Several people ventured forward, including a young lad who had his camping chair firmly up front for the show. Like Lottery Winners, these are the moments that you remember as a youngling! A bombastic rendition of National Service was a real highlight of Total Victory’s set; be sure to head into their back catalogue as it is well worth discovering. With ears ringing, the bands set was brilliant to watch and brought smiles to all in attendance as the sun started to set on the festival.

Total Victory

With the end in sight, Manchester post punk group IST IST were set to return to Right To Roam for the second year running. In a set that began in a swirl of synth, the young quartet delivered their brand of gothic tinged indie rock to a growing crowd at The Octagon.

It is hard not to think of Depeche Mode, Editors, Joy Division and bands like Bauhaus where IST IST are concerned. Influences are rife, but the band have brilliant songs that they bring to life brilliantly. Interaction with the crowd is brief, but the music does all the talking. Extreme Greed brings the crowd to their feet. The drums drive the track alongside the clanging bass. What is great about the song is the catchy element of the song. It offers light amongst a largely darker song. This mix is hard to pull off well, but IST IST nail it and rouse the crowd before the main event of the evening.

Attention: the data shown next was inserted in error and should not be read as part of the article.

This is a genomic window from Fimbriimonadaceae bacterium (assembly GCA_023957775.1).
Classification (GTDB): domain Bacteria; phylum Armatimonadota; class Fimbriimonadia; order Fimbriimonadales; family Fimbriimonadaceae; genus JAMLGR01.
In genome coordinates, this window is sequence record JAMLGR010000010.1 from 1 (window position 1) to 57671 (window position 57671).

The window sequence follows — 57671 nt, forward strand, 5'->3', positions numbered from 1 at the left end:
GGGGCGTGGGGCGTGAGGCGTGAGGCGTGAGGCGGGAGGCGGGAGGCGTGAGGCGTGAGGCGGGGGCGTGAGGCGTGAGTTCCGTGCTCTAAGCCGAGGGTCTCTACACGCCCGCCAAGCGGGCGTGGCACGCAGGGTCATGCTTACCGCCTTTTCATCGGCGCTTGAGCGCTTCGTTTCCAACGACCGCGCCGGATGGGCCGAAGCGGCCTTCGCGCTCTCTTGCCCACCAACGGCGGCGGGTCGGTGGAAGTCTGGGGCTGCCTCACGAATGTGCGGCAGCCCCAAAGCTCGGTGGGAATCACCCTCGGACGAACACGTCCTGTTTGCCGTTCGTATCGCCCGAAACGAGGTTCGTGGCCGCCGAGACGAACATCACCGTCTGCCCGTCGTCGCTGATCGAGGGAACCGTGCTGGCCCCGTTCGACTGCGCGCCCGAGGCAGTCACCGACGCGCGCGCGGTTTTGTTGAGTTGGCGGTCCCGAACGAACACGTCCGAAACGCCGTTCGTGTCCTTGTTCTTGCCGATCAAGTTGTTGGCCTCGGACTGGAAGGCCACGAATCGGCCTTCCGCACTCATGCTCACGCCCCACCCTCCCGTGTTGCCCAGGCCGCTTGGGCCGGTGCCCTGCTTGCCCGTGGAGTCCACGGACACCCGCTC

Jane Weaver is a consummate pro. She has been around the music scene for a long time in various guises and it is clear that many of the days crowd are here to see her.

Her band are slick as they play through an hour long set that takes in many points in Weaver’s career. A blast from the past is how she describes Mission Desire from 2014’s The Silver Globe; a brilliantly psychadelic piece of music that sees Weaver’s ethereal vocals bounce of the walls of The Octagon. We’re brought more up to date with the title track of her 2021 record, Flock. A false start ensues. ‘We’re only human!’ exclaims Weaver. Too right. All is forgotten during another otherworldly performances.

‘Thank you Bolton…not been here for a while…it’s good though!’ says Weaver as she cuts between sporadic keys and red tambourine throughout songs. She deals with the awkwardly placed PA well and makes a good connection with the crowd. As the set draws to a close, she airs Sunset Dreams from the EP of the same name. It has recently made its first appearance on vinyl.

Jane Weaver

To close the set, and the festival, the crowd are treated a wonderful rendition of I Need A Connection. Synths throb as the song moves through its psychedelic make up. When Jane Weaver sings, it is so powerful. Not powerful in a way that pins your ears back, but in the way she phrases words and melodies in her delivery. The power is in restraint. Her vocal on I Need A Connection feels like it could easily sit as part of one of Chemical Brothers’ 90’s releases. It is a perfect way to end the festival.

Right To Roam 2022 was a resounding success. I, personally, am already looking forward to next years festival. All the signs point to this happening. There is so much talent out there that events like this are vital for their growth. I would just also like to add how amazing the crews, security, ushers, volunteers, helpers, and anyone else involved in the festival were. They made the event work so smoothly and deserve an abundance of praise.

Roll on 2023!

Check out Jane Weaver’s I Need A Connection below.